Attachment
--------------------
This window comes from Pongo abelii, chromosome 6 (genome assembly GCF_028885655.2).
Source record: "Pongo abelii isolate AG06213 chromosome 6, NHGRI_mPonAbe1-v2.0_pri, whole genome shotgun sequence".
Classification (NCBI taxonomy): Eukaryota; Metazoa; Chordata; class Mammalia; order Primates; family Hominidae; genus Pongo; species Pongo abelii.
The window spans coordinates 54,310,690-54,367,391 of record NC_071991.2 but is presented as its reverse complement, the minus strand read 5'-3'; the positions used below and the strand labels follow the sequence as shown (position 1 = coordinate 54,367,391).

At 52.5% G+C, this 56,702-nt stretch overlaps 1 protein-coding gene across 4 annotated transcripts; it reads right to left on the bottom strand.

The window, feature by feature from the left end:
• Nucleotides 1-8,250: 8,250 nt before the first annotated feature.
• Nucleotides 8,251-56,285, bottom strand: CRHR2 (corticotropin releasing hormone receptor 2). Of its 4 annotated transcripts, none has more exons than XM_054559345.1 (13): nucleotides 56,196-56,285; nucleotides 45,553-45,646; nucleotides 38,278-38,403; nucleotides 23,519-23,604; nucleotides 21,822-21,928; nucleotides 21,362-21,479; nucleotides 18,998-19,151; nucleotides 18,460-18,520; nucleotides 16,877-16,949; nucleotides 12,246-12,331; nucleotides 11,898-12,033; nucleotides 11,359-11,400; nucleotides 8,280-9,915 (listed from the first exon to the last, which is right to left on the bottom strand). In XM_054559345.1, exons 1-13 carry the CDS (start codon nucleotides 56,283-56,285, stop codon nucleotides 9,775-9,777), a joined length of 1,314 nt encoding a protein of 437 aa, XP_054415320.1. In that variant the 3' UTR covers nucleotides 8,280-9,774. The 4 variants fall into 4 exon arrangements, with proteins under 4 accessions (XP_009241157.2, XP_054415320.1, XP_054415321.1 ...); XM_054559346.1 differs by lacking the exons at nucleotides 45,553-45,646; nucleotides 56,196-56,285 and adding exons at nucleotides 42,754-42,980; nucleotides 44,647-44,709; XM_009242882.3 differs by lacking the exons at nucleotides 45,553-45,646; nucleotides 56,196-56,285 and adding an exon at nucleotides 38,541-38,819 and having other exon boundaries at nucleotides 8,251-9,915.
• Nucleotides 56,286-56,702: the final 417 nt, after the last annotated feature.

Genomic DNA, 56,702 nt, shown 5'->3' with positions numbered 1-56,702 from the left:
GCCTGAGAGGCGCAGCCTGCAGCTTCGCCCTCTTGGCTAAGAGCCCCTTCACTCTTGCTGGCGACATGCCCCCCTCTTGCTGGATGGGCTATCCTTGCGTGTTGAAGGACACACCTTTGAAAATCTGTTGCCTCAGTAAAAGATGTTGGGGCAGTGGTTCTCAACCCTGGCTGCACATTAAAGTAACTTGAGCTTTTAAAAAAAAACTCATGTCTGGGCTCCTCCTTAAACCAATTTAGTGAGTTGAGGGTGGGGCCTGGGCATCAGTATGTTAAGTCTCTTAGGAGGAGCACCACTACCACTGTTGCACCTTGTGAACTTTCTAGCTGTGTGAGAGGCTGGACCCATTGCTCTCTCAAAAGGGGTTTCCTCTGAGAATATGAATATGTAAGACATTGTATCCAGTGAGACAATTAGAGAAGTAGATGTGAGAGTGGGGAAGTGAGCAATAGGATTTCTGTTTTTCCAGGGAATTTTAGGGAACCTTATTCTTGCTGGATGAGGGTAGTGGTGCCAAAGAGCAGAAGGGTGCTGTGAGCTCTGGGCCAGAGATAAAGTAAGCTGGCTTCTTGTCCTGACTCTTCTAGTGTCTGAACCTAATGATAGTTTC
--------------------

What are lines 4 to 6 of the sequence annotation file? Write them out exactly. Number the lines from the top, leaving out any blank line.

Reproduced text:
The window spans coordinates 54,310,690-54,367,391 of record NC_071991.2 but is presented as its reverse complement, the minus strand read 5'-3'; the positions used below and the strand labels follow the sequence as shown (position 1 = coordinate 54,367,391).

At 52.5% G+C, this 56,702-nt stretch overlaps 1 protein-coding gene across 4 annotated transcripts; it reads right to left on the bottom strand.

The window, feature by feature from the left end: